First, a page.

However this does not imply that due process models have always recognized the independence of the two components (Brown, 2003). In the case of London for example, before the establishment of the local police, the Bow Street Runners acted as the city's main police force working under the city's magistrate and even with the establishment of the police worked for a time under the judiciary (Stenson & Sullivan, 2000; Faulkner, 2007). In a related vein, they also trace the development of the modern criminal justice components and structures on the development of the police as a separate social institution which gave rise to contemporary criminal justice programs.
According to Keith (2002) and Zedner (2007), the rate and implementation of change is currently being driven by social concern and have reflected efforts by the government to reinforce its relationship with the public via the changes in criminal justice programs demanded. Thus, Henham (2004) as well as Mauro and Carmeci (2007) believe that from the perspective of criminal justice programs administrators, there is direct relationship to the rate of change and the degree of responsiveness it has with its constituents. Pierpoint (2006) also points out that current analyses and criteria of programs have had a greater degree of consideration for policies must to pass tests of reliability and validity, be economically sound, equitable, technical sound, politically viable and meet administrative feasibility standards. All of which would require a degree of sensitivity to needs or requirements and the reengineering of programs according to shifts in the population's demographic and psychographic characteristics.
There is universal recognition that criminal justice impacts all aspects of society as well as the each individual member of society: there is a need to consider public issues as well as private ones and in turn to develop policies and statutes that accommodate these considerations (CJS, 2008). Part of the motivation of contemporary justice programs in creating the platforms for sensitive and responsive change To ensure that policies serve this purpose, it is essential that policies undergo analysis regularly to ensure that they remain relevant and that they serve their purpose (Brown, 2003; Faulkner, 2007; Newburn, 2007). According to Hutchinson (2006) and Zedner (2007), this has been the product of the realization that criminal justice programs fundamentally change the relationships between citizens, the law and the state and that each, considered as prime factors in such programs, change invariably over time.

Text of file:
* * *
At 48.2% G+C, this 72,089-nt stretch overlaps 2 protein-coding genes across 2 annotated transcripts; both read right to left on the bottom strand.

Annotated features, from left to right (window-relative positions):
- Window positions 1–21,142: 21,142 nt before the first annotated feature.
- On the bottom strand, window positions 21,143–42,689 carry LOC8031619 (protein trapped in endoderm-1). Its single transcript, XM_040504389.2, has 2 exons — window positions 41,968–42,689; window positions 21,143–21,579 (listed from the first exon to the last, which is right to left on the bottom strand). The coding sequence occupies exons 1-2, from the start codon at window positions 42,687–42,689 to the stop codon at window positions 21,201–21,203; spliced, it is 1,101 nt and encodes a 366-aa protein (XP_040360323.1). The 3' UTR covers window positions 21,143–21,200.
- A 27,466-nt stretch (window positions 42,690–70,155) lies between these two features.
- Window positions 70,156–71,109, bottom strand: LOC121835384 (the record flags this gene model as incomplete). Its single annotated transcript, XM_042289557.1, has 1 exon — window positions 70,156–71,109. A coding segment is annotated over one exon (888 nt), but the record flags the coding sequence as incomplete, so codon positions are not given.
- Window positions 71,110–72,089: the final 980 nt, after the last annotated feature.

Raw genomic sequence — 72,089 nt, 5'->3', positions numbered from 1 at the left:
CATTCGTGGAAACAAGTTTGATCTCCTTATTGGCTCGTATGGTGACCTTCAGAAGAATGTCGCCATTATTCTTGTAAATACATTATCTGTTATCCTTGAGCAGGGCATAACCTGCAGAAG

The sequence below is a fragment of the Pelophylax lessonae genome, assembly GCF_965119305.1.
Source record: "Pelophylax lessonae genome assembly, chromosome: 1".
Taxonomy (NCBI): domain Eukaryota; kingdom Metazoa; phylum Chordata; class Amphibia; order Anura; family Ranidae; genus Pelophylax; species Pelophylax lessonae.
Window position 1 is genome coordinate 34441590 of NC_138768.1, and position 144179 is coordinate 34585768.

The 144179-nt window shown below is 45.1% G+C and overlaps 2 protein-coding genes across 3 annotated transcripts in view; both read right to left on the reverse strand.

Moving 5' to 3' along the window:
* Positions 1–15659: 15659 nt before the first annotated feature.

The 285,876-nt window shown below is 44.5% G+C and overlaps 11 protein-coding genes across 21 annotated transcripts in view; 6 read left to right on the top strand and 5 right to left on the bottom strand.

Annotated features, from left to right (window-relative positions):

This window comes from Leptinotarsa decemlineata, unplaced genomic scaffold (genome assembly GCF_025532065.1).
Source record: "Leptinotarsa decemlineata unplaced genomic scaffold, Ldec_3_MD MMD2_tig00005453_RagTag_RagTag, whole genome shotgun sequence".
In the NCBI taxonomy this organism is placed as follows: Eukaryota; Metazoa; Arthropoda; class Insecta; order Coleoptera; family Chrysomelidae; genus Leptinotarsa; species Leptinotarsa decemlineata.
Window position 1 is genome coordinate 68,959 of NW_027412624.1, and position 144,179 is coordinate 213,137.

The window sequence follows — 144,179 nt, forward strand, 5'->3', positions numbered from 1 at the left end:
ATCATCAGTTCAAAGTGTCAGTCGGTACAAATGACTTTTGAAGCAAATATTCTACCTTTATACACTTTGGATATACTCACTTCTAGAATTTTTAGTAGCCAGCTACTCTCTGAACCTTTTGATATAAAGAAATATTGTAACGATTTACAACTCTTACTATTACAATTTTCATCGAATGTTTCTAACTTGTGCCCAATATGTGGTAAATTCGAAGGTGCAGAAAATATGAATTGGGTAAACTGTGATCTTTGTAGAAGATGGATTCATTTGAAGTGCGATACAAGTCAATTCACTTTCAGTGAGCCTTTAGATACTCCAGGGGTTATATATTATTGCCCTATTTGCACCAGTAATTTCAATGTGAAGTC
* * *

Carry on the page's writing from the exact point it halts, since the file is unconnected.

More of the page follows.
The CJS (2008b) recognizes that current legislation actually requires continuous development in response to research that programs have diminished ability to respond to social changes and demands on the volume and types of services. Recent development is technology and globalizations are changing perspectives in criminal justice, changing the requirements and definitions for jurisdiction, prosecution and corrections among others. There is no doubt that the capacity for change is one is a one of the most critical competencies for social institutions today. Contemporary criminal justice programs have made significant effort to develop this capacity to ensure that it remains to be socially relevant and effective in society.